Stating a Title VII Claim for Sexual Orientation Discrimination in the Workplace: The Legal Theories Available After Rene v. MGM Grand Hotel


No federal statute explicitly authorizes victims of workplace sexual orientation discrimination to sue their employers for damages. Nevertheless, many such victims have advanced novel legal theories that analyze sexual orientation discrimination as a kind of sex discrimination, thus bringing sexual orientation discrimination within the protection of Title VII of the Civil Rights Act of 1964. This Comment analyzes some of these legal theories, and discusses in detail the recent case of Rene v. MGM Grand Hotel, in which the Ninth Circuit held that a victim of sexual orientation discrimination adequately had stated a Title VII claim. Ultimately, however, this Comment urges plaintiffs and courts to abandon the legal theories already in use and to adopt in their place a more inclusive theory based on interracial relationship discrimination.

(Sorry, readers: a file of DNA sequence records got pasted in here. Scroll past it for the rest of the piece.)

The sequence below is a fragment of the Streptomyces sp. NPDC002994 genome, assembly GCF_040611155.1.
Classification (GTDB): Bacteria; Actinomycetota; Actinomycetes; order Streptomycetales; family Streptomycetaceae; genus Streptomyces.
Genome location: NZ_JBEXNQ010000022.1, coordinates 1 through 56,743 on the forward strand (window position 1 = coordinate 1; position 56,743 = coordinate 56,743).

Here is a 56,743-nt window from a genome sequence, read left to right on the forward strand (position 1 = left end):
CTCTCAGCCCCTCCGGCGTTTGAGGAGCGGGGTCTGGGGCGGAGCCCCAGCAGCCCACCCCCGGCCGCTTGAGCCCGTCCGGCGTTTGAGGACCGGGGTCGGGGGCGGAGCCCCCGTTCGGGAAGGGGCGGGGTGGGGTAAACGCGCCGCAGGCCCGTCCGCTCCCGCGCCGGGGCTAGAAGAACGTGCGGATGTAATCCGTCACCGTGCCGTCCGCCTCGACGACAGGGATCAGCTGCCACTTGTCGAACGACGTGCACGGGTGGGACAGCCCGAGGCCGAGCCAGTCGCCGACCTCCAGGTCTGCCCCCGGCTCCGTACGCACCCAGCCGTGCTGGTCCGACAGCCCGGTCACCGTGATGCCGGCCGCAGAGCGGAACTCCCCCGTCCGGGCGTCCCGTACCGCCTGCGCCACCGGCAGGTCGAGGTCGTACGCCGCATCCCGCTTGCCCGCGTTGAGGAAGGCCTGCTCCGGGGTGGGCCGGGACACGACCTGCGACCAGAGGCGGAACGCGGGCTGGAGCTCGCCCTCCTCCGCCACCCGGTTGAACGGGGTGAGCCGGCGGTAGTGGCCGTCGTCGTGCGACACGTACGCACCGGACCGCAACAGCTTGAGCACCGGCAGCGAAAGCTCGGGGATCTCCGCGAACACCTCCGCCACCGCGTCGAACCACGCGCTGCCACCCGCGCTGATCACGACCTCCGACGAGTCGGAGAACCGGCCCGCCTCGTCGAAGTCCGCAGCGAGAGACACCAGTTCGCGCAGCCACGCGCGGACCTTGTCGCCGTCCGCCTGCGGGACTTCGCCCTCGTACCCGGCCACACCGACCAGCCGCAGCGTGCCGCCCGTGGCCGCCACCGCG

About the Author

Editor, UCLA Law Review, Volume 51. J.D. Candidate, UCLA School of Law, 2004; B.A., UCLA, 2001.

By uclalaw